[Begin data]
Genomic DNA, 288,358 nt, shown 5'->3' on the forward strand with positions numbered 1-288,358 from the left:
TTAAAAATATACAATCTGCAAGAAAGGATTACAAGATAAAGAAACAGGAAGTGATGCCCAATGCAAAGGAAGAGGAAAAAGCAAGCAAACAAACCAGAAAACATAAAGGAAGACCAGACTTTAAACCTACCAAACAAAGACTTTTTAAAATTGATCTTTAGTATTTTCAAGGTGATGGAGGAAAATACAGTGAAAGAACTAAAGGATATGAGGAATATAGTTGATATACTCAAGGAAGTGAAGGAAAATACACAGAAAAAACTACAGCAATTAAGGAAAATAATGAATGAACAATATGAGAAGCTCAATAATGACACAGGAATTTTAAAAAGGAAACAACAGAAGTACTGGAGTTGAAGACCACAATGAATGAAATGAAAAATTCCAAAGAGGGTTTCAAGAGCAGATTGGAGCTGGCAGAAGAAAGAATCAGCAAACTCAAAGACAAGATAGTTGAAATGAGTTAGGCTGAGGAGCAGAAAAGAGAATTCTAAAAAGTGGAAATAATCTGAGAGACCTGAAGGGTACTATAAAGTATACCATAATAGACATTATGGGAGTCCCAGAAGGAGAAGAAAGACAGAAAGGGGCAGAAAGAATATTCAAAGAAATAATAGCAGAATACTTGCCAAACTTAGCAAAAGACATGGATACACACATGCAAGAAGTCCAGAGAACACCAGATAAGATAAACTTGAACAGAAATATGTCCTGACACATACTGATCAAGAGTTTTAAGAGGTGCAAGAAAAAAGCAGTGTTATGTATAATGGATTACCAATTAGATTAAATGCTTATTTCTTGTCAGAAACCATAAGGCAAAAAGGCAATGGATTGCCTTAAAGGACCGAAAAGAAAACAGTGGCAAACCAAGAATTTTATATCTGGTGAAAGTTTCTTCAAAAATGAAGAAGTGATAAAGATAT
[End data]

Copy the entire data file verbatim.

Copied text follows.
Genomic DNA, 288,358 nt, shown 5'->3' on the forward strand with positions numbered 1-288,358 from the left:
TTAAAAATATACAATCTGCAAGAAAGGATTACAAGATAAAGAAACAGGAAGTGATGCCCAATGCAAAGGAAGAGGAAAAAGCAAGCAAACAAACCAGAAAACATAAAGGAAGACCAGACTTTAAACCTACCAAACAAAGACTTTTTAAAATTGATCTTTAGTATTTTCAAGGTGATGGAGGAAAATACAGTGAAAGAACTAAAGGATATGAGGAATATAGTTGATATACTCAAGGAAGTGAAGGAAAATACACAGAAAAAACTACAGCAATTAAGGAAAATAATGAATGAACAATATGAGAAGCTCAATAATGACACAGGAATTTTAAAAAGGAAACAACAGAAGTACTGGAGTTGAAGACCACAATGAATGAAATGAAAAATTCCAAAGAGGGTTTCAAGAGCAGATTGGAGCTGGCAGAAGAAAGAATCAGCAAACTCAAAGACAAGATAGTTGAAATGAGTTAGGCTGAGGAGCAGAAAAGAGAATTCTAAAAAGTGGAAATAATCTGAGAGACCTGAAGGGTACTATAAAGTATACCATAATAGACATTATGGGAGTCCCAGAAGGAGAAGAAAGACAGAAAGGGGCAGAAAGAATATTCAAAGAAATAATAGCAGAATACTTGCCAAACTTAGCAAAAGACATGGATACACACATGCAAGAAGTCCAGAGAACACCAGATAAGATAAACTTGAACAGAAATATGTCCTGACACATACTGATCAAGAGTTTTAAGAGGTGCAAGAAAAAAGCAGTGTTATGTATAATGGATTACCAATTAGATTAAATGCTTATTTCTTGTCAGAAACCATAAGGCAAAAAGGCAATGGATTGCCTTAAAGGACCGAAAAGAAAACAGTGGCAAACCAAGAATTTTATATCTGGTGAAAGTTTCTTCAAAAATGAAGAAGTGATAAAGATAT